They go through the unthinkable. The men and women of America's armed forces have fought countless battles in the last decade, witnessing things many of us couldn't think of. Years of service can take a toll on the members of the military and their families. Now, after fighting in conflicts thousands of miles from home, soldiers are returning home to try to reunite their families and make up for lost times.
Unfortunately, sometimes changes over the period of their deployment make it difficult for some couples to stay together. This year marked the highest military divorce rate since 1999. An army chaplain told the USA Today, families are coming together who aren't used to being together. This causes strain in many different ways.
Culture shock, as well as not being on constant high alert, and having to readjust to completely different responsibilities from those of the battlefield may be some stresses that service members incur when coming home.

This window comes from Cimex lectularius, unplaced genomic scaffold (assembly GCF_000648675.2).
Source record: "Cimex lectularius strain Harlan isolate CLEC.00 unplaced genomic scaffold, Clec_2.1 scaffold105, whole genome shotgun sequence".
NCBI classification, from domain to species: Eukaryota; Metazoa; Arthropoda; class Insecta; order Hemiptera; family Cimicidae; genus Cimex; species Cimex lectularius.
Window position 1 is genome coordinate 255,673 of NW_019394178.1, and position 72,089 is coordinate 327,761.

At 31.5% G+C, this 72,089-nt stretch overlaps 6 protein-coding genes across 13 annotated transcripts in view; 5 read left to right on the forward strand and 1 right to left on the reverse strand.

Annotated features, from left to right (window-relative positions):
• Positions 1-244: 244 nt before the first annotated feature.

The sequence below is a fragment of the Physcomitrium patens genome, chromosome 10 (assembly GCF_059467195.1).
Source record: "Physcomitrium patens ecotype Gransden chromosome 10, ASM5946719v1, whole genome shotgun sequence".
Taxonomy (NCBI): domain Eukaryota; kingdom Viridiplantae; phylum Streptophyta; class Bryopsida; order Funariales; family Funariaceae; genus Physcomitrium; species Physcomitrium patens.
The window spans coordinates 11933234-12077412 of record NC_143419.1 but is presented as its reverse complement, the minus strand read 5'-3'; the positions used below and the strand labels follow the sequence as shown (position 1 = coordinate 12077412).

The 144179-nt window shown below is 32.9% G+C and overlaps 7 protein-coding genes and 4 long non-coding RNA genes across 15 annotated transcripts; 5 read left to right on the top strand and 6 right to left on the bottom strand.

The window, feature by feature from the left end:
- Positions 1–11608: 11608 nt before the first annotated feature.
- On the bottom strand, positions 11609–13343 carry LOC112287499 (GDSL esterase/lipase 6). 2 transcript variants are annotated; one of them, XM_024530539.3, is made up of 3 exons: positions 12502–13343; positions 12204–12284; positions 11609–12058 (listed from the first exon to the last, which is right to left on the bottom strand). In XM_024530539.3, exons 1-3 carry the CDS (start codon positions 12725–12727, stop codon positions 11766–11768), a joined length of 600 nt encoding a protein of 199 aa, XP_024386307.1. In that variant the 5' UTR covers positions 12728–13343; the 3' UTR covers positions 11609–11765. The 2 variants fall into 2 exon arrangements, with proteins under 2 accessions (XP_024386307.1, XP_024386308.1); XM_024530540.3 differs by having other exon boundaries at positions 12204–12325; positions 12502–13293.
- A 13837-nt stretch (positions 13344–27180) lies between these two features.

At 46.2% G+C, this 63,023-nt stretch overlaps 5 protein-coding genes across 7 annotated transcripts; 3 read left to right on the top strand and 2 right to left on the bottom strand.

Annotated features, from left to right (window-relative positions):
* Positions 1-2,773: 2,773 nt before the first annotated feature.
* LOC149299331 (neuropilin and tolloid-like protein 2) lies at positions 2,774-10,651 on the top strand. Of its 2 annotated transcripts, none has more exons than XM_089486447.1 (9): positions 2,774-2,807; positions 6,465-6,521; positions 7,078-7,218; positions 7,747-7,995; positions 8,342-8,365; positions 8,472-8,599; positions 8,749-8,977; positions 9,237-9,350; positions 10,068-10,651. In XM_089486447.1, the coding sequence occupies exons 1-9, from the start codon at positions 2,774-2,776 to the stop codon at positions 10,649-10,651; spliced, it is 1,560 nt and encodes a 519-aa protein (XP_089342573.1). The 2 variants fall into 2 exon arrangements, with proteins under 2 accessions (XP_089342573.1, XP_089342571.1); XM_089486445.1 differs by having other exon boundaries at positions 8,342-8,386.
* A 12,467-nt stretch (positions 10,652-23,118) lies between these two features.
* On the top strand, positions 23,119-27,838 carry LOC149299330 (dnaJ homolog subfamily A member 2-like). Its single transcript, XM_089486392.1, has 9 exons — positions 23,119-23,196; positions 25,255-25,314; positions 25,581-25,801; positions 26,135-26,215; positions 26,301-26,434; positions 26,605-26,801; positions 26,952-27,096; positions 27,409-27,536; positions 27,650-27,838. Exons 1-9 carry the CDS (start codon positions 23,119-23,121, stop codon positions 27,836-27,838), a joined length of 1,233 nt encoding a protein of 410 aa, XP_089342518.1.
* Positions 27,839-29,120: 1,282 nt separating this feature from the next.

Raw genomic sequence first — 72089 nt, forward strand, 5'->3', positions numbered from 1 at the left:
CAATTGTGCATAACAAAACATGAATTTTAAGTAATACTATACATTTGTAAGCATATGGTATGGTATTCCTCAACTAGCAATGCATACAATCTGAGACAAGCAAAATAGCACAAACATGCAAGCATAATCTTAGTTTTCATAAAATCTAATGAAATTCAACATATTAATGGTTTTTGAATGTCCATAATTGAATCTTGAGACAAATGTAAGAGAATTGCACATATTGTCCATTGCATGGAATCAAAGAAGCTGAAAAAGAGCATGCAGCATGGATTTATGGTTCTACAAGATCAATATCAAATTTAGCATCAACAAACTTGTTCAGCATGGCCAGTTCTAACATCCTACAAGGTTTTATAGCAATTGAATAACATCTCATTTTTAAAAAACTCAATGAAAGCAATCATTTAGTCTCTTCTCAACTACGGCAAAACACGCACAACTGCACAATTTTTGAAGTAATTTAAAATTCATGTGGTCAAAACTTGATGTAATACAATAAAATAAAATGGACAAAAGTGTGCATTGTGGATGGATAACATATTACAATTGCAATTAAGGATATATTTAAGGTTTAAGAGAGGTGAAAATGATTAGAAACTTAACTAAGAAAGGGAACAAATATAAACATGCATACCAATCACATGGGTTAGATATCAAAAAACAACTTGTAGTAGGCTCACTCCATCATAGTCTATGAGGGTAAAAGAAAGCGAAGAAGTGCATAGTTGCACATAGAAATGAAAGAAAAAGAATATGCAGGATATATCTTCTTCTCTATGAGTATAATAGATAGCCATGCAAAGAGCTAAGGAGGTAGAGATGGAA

Overall the military divorce rate was at 3.7 percent, but the individual branches of the armed forces varied. The Air Force had the highest rate of 3.9 percent and the Navy had the lowest at 3.6 percent. According to the Pentagon, the divorce rate for the Marine Corps remained the same since last year.
The strains military service can have on a family are difficult to deal with. Should divorce be the best option, an experienced divorce attorney can help the couple deal with splitting up in a fair and respectful manner.
Source: USA Today, "Military divorce rate at highest level since 1999," Gregg Zoroya, Dec. 14, 2011